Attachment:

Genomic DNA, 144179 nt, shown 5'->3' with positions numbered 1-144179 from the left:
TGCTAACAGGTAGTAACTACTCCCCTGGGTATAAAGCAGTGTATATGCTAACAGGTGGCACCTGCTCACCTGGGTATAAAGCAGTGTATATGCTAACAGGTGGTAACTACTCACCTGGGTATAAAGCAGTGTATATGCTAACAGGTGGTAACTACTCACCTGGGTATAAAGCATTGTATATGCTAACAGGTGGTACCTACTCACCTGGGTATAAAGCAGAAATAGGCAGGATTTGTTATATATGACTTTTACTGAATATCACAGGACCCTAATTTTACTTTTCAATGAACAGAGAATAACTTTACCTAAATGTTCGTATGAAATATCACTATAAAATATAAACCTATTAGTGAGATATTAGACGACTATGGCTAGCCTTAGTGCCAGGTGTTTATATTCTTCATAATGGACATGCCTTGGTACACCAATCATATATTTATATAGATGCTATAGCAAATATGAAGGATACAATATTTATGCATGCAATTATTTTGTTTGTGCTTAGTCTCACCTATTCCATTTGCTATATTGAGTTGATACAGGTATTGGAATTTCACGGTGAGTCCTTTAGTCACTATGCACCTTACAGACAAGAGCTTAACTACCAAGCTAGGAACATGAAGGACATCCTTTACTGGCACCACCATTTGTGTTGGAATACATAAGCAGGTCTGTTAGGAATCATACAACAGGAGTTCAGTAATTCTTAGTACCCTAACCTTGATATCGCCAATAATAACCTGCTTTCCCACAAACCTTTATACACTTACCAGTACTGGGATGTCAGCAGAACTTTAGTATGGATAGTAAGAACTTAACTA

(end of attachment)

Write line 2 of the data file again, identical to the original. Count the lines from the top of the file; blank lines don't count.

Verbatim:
TGCTAACAGGTAGTAACTACTCCCCTGGGTATAAAGCAGTGTATATGCTAACAGGTGGCACCTGCTCACCTGGGTATAAAGCAGTGTATATGCTAACAGGTGGTAACTACTCACCTGGGTATAAAGCAGTGTATATGCTAACAGGTGGTAACTACTCACCTGGGTATAAAGCATTGTATATGCTAACAGGTGGTACCTACTCACCTGGGTATAAAGCAGAAATAGGCAGGATTTGTTATATATGACTTTTACTGAATATCACAGGACCCTAATTTTACTTTTCAATGAACAGAGAATAACTTTACCTAAATGTTCGTATGAAATATCACTATAAAATATAAACCTATTAGTGAGATATTAGACGACTATGGCTAGCCTTAGTGCCAGGTGTTTATATTCTTCATAATGGACATGCCTTGGTACACCAATCATATATTTATATAGATGCTATAGCAAATATGAAGGATACAATATTTATGCATGCAATTATTTTGTTTGTGCTTAGTCTCACCTATTCCATTTGCTATATTGAGTTGATACAGGTATTGGAATTTCACGGTGAGTCCTTTAGTCACTATGCACCTTACAGACAAGAGCTTAACTACCAAGCTAGGAACATGAAGGACATCCTTTACTGGCACCACCATTTGTGTTGGAATACATAAGCAGGTCTGTTAGGAATCATACAACAGGAGTTCAGTAATTCTTAGTACCCTAACCTTGATATCGCCAATAATAACCTGCTTTCCCACAAACCTTTATACACTTACCAGTACTGGGATGTCAGCAGAACTTTAGTATGGATAGTAAGAACTTAACTA